This historical novel (576 pages) was published in June of 2017 by Houghton Mifflin Harcourt. The book takes you to 17th- and 21st-century London. Melissa read The Weight of Ink and loved it; it wouldn't be on our site if she didn't recommend it.
Prepare yourself to meet two extraordinary women in London, 400 years apart, but drawn together by their yearning for knowledge and their desire to be move beyond what society expects of them.
In 1660s London, Ester Valesquez is many things the world finds inconvenient: She’s Jewish, she’s an emigré from Amsterdam, and — the saints preserve us — she’s a woman. She’s also intelligent, inquisitive, able to read and write in Hebrew and Portuguese, and she’s committed with her whole being to learning.
Fast forward to 2000 to meet Helen, a British historian who’s suffering from Parkinson’s disease and has a deep love of Jewish history for secret reasons that only become clear later. She’s recently learned of a cache of 17th-century Jewish documents discovered in a wall during a home renovation. She recruits a Jewish-American grad student to help her decipher the texts, and soon, they’re in a race with another team of historians to identify the author of the documents.
This is like library Crossfit for nerds, as the dueling researchers face off in the archive library, race to get their hands on the fragile documents, and translate the handwritten characters from Hebrew and Portuguese to modern English. The backstabbing and intrigue have all the drama, blood, sweat, and tears of a fight for the gold — in this case, a literary legacy that will save and break careers.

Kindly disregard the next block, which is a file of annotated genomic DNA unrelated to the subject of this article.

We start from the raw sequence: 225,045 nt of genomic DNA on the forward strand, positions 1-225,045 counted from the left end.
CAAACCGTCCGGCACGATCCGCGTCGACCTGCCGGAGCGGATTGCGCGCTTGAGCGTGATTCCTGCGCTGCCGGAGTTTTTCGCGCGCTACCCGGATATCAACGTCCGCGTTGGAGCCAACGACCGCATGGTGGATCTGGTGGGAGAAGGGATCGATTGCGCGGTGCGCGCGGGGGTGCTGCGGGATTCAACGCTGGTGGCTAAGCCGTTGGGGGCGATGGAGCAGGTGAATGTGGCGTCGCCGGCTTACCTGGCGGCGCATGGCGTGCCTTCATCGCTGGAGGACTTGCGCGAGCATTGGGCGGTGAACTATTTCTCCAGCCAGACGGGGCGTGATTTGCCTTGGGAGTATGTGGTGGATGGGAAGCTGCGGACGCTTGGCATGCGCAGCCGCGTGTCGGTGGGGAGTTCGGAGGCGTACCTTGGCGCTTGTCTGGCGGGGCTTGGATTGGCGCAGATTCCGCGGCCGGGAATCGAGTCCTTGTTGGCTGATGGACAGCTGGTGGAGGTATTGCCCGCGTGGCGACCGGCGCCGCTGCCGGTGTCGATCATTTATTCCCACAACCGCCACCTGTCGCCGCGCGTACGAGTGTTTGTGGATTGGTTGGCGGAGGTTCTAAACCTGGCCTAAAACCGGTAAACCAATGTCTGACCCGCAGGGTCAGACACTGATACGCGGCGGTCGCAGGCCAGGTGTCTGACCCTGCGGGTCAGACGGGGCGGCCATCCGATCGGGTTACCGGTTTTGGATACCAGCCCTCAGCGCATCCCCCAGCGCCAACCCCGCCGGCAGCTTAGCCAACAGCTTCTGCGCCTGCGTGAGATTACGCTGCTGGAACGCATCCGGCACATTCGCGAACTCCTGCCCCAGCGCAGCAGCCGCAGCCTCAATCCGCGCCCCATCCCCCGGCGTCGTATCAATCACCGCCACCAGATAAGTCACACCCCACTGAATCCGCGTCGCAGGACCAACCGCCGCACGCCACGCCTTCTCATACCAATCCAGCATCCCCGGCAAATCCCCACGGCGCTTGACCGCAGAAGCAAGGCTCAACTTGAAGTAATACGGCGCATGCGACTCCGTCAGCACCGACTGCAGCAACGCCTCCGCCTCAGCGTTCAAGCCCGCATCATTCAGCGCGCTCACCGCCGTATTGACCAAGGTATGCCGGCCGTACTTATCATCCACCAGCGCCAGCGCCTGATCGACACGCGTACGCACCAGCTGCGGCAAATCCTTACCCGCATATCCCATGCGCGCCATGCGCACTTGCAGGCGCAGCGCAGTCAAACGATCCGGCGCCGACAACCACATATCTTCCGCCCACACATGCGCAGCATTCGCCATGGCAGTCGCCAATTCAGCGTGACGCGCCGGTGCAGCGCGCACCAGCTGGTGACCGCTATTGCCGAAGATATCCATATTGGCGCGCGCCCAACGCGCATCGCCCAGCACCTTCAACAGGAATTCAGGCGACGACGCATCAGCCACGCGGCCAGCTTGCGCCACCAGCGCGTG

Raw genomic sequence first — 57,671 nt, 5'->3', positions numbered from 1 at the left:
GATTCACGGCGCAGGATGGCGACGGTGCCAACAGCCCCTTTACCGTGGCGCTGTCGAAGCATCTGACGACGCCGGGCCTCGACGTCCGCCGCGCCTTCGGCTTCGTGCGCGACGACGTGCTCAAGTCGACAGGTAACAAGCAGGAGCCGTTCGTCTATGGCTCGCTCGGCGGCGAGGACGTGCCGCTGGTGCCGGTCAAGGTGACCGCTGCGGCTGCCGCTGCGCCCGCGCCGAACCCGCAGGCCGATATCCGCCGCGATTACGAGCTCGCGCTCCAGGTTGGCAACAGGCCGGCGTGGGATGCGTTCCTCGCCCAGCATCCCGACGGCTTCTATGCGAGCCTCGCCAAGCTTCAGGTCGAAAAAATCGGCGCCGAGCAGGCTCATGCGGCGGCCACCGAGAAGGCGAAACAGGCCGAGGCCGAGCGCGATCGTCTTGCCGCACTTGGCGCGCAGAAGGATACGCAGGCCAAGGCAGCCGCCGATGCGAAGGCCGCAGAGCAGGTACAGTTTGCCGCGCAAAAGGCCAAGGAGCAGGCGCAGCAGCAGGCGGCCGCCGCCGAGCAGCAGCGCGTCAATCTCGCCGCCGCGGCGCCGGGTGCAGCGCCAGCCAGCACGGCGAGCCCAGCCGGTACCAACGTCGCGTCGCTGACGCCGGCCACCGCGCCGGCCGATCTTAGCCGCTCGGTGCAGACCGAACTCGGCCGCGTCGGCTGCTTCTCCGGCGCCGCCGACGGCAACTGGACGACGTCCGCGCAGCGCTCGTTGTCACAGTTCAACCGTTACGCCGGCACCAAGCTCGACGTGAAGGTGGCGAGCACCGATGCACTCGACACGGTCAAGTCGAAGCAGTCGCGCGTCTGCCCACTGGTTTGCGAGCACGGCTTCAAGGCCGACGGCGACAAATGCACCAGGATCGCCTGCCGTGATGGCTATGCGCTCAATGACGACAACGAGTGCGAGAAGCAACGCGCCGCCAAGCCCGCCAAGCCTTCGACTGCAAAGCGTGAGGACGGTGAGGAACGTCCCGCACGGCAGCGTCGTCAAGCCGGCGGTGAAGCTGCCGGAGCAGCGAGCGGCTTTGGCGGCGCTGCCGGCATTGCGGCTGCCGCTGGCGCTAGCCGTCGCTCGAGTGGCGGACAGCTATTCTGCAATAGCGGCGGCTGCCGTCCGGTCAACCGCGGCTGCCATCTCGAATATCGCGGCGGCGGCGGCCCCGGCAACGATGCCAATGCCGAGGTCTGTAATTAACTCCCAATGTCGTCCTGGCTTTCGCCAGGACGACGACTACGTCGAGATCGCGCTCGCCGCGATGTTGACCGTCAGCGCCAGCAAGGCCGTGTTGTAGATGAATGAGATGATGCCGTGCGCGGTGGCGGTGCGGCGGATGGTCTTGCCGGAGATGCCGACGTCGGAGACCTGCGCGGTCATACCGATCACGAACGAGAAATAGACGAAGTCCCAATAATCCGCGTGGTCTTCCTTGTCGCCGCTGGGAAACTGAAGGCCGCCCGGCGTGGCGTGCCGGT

But underlying the competition is Ester’s heartrending story. For every triumph of discovery in the modern timeline, we see the events of Ester’s life that drove her to put ink to paper. The two threads are like a Greek chorus, commenting on each other and building the tension as the full story of both Ester and Helen’s lives is revealed.
Author Rachel Kadish seamlessly blends philosophical musings, feminist fury, and relentless curiosity with lush prose that somehow creates page-turning suspense and emotional moments that land direct hits to the solar plexus. It’s an epic story about how we find our self-worth, with two amazing women as our guide through the muddle to ourselves.
Yet though I saw myself straying ever farther from the path laid before me, I cried out then and still: why say woman may not follow her nature if it lead her to think, for must not even the meanest beast follow its nature? And why forbid woman or man from questioning what we are taught, for is not intelligence holy? — Rachel Kadish
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